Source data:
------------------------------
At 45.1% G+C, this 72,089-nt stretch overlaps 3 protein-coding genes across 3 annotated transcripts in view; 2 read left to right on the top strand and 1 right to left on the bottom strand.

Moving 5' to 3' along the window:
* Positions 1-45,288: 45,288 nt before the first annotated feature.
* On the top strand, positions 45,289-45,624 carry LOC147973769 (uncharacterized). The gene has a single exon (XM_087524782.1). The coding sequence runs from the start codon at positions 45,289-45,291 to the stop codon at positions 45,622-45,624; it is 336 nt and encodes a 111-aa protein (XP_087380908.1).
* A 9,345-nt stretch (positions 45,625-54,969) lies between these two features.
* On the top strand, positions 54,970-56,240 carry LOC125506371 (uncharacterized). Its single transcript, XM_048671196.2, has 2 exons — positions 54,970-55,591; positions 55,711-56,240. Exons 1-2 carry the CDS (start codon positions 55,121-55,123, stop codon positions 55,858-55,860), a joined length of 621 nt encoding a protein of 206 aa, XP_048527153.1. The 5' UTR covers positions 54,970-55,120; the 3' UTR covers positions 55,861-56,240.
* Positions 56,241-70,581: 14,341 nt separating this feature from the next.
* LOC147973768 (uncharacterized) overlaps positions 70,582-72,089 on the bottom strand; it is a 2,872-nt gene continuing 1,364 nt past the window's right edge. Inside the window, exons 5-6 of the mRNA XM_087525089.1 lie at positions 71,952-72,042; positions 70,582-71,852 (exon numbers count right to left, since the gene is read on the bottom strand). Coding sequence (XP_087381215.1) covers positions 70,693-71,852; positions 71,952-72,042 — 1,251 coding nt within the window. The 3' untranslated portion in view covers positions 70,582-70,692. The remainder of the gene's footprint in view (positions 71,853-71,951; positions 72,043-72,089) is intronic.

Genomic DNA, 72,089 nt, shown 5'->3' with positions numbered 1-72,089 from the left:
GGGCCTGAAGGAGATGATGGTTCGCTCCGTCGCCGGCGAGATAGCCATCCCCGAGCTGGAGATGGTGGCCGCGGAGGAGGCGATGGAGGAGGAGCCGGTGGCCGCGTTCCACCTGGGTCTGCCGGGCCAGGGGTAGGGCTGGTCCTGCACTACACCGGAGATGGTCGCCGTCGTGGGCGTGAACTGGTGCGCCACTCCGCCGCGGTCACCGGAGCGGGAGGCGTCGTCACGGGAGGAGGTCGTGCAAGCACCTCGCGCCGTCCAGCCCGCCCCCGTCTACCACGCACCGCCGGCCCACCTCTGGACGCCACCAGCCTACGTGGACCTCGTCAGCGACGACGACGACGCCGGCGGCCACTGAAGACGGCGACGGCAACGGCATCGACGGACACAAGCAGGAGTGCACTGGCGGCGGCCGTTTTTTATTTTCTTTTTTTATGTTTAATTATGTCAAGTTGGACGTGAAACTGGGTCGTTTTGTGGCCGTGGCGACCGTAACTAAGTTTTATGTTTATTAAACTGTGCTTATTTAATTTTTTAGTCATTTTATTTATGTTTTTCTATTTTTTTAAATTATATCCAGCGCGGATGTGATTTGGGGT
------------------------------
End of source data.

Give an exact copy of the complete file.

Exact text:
At 45.1% G+C, this 72,089-nt stretch overlaps 3 protein-coding genes across 3 annotated transcripts in view; 2 read left to right on the top strand and 1 right to left on the bottom strand.

Moving 5' to 3' along the window:
* Positions 1-45,288: 45,288 nt before the first annotated feature.
* On the top strand, positions 45,289-45,624 carry LOC147973769 (uncharacterized). The gene has a single exon (XM_087524782.1). The coding sequence runs from the start codon at positions 45,289-45,291 to the stop codon at positions 45,622-45,624; it is 336 nt and encodes a 111-aa protein (XP_087380908.1).
* A 9,345-nt stretch (positions 45,625-54,969) lies between these two features.
* On the top strand, positions 54,970-56,240 carry LOC125506371 (uncharacterized). Its single transcript, XM_048671196.2, has 2 exons — positions 54,970-55,591; positions 55,711-56,240. Exons 1-2 carry the CDS (start codon positions 55,121-55,123, stop codon positions 55,858-55,860), a joined length of 621 nt encoding a protein of 206 aa, XP_048527153.1. The 5' UTR covers positions 54,970-55,120; the 3' UTR covers positions 55,861-56,240.
* Positions 56,241-70,581: 14,341 nt separating this feature from the next.
* LOC147973768 (uncharacterized) overlaps positions 70,582-72,089 on the bottom strand; it is a 2,872-nt gene continuing 1,364 nt past the window's right edge. Inside the window, exons 5-6 of the mRNA XM_087525089.1 lie at positions 71,952-72,042; positions 70,582-71,852 (exon numbers count right to left, since the gene is read on the bottom strand). Coding sequence (XP_087381215.1) covers positions 70,693-71,852; positions 71,952-72,042 — 1,251 coding nt within the window. The 3' untranslated portion in view covers positions 70,582-70,692. The remainder of the gene's footprint in view (positions 71,853-71,951; positions 72,043-72,089) is intronic.

Genomic DNA, 72,089 nt, shown 5'->3' with positions numbered 1-72,089 from the left:
GGGCCTGAAGGAGATGATGGTTCGCTCCGTCGCCGGCGAGATAGCCATCCCCGAGCTGGAGATGGTGGCCGCGGAGGAGGCGATGGAGGAGGAGCCGGTGGCCGCGTTCCACCTGGGTCTGCCGGGCCAGGGGTAGGGCTGGTCCTGCACTACACCGGAGATGGTCGCCGTCGTGGGCGTGAACTGGTGCGCCACTCCGCCGCGGTCACCGGAGCGGGAGGCGTCGTCACGGGAGGAGGTCGTGCAAGCACCTCGCGCCGTCCAGCCCGCCCCCGTCTACCACGCACCGCCGGCCCACCTCTGGACGCCACCAGCCTACGTGGACCTCGTCAGCGACGACGACGACGCCGGCGGCCACTGAAGACGGCGACGGCAACGGCATCGACGGACACAAGCAGGAGTGCACTGGCGGCGGCCGTTTTTTATTTTCTTTTTTTATGTTTAATTATGTCAAGTTGGACGTGAAACTGGGTCGTTTTGTGGCCGTGGCGACCGTAACTAAGTTTTATGTTTATTAAACTGTGCTTATTTAATTTTTTAGTCATTTTATTTATGTTTTTCTATTTTTTTAAATTATATCCAGCGCGGATGTGATTTGGGGT